For three years, 29 institutions competed for a (very large) piece of NASA history. On Tuesday, Charles Bolden, administrator of the National Aeronautics and Space Administration, named the four cities that will house the space shuttles Atlantis, Discovery, Endeavour, and Enterprise. To make it to their new homes, the vehicles will hitch rides on the backs of 747 jumbo jets. Each institution will pay $29 million to cover the space shuttle preparation and transportation costs. Here are the cities that won.
Yuri Gagarin and the Space Shuttle: Tuesday marks the 50th anniversary of man's first journey into space and the 30th anniversary of the first space shuttle launch.
Vandenberg rocket: The unmanned Delta 4-Heavy rocket lifted off from Vandenberg Air Force Base at 1:10 p.m. PST (4:10 p.m. EST) carrying a secret satellite for the US National Reconnaissance Office, making it the largest rocket launch ever from the country's West Coast.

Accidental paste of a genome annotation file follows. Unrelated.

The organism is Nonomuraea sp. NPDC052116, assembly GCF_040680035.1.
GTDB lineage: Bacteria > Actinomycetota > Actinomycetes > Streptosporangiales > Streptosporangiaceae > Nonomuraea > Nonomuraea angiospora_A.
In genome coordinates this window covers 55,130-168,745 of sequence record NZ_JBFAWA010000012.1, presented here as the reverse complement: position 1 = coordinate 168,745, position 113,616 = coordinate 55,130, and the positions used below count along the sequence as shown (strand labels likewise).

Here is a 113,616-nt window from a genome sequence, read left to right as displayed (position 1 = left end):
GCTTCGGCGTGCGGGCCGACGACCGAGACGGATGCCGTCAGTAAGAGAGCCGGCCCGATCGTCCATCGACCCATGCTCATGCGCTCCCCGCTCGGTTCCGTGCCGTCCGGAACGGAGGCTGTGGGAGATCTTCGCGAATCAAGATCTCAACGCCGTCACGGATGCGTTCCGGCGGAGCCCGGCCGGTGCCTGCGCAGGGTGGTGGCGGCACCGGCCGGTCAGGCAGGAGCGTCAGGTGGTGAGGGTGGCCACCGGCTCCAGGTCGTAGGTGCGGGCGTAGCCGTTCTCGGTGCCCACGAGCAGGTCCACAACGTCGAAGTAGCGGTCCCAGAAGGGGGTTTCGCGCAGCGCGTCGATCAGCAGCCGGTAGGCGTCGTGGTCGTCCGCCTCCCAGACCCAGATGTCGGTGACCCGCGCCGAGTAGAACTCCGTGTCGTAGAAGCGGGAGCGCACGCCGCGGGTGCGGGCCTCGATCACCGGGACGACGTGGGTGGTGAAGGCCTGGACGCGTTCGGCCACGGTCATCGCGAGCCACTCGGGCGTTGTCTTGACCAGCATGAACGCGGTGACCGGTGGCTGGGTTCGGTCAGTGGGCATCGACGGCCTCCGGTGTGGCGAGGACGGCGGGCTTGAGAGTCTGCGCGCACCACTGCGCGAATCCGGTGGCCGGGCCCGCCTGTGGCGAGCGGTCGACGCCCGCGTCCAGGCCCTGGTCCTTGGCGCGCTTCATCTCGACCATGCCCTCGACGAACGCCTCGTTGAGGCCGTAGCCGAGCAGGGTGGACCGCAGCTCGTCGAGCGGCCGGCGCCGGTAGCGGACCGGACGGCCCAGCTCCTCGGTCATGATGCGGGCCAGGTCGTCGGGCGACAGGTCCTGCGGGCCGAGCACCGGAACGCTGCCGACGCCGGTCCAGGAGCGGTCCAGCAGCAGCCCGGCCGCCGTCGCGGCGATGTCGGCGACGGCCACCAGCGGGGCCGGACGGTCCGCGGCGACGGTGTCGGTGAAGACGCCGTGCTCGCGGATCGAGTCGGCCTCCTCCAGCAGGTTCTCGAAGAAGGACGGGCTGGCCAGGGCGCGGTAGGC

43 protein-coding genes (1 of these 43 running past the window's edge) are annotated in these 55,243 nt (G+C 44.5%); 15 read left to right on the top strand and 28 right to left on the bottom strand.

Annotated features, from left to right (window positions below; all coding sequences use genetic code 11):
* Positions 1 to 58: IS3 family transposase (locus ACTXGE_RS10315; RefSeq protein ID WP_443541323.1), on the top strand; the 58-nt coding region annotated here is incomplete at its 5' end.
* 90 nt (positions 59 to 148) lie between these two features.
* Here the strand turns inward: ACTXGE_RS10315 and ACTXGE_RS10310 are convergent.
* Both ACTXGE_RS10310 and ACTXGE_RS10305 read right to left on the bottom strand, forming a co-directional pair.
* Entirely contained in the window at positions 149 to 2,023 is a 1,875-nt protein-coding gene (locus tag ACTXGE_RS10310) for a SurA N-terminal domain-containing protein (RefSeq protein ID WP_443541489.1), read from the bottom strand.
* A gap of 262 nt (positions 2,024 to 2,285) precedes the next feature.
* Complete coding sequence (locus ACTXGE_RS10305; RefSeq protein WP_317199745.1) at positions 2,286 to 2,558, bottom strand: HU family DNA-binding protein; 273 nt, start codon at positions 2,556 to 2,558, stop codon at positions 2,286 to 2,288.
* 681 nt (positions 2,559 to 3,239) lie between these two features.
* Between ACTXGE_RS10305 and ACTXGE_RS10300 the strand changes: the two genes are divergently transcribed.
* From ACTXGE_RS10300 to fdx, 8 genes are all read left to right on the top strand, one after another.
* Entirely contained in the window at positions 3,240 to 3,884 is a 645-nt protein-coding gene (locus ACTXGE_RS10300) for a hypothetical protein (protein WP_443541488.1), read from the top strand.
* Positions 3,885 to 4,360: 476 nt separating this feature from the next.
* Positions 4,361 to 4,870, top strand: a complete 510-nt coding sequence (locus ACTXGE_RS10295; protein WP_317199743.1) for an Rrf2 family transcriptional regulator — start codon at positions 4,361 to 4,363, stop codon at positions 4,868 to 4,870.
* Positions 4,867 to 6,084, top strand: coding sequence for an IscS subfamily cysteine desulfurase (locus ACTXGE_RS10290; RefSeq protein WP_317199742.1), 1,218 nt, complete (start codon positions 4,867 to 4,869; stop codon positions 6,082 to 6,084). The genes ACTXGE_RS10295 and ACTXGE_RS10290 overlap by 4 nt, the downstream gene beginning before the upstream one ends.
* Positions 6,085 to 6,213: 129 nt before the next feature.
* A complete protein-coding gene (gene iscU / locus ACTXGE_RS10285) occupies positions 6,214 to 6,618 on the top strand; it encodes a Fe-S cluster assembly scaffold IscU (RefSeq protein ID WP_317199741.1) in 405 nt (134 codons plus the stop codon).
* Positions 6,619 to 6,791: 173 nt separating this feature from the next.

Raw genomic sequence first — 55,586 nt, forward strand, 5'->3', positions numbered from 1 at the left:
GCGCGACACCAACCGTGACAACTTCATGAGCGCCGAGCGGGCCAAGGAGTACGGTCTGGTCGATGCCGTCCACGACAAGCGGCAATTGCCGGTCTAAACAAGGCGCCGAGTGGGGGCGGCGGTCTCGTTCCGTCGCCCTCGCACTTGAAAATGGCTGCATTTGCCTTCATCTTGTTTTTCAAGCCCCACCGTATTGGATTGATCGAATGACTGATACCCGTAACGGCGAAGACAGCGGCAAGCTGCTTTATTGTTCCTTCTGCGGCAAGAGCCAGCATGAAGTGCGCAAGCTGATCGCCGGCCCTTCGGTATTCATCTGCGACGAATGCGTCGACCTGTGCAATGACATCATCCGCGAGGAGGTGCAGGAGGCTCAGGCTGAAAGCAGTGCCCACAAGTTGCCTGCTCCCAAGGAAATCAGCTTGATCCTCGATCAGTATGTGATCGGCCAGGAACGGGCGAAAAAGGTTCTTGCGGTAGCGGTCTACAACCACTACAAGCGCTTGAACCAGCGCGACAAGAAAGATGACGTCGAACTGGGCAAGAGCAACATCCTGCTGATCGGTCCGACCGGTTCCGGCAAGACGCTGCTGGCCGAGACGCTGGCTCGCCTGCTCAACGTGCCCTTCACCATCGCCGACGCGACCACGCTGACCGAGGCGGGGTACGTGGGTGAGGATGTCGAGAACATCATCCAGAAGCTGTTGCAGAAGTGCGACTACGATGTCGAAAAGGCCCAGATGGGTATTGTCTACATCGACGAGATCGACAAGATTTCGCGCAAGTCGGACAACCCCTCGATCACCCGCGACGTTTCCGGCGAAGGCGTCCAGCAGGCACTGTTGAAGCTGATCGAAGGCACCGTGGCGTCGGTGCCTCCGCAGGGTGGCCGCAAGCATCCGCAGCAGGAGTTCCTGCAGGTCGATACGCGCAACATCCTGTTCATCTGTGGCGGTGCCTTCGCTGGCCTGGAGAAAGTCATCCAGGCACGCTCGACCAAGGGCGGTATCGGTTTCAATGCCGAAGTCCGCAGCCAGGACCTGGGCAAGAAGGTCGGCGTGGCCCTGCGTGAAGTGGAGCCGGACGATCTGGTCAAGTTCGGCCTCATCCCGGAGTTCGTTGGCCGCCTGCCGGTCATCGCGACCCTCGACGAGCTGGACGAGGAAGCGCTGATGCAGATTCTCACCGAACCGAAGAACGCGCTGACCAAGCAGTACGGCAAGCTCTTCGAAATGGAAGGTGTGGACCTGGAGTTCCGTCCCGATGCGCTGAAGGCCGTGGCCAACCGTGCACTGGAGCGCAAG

Virgin Galactic gave its spacecraft a first test flight Sunday. It glided to a perfect landing from an elevation of 45,000 feet. Virgin Galactic hopes to start flights for tourists within 18 months.
Solar Probe Plus will plunge directly into the sun’s atmosphere at approximately 4 million miles from the sun’s surface into a region that no other spacecraft has ever encountered. The spacecraft folds its solar panels into the shadows of its protective solar shade, leaving just enough of the specially-angled panels in sunlight to provide power closer to the Sun.
The Jenolan Caves in Australia's Blue Mountains will soon offer the world's first audio tour entirely in Klingon, the fictional language used by the lumpy-headed, militaristic aliens in the Star Trek universe.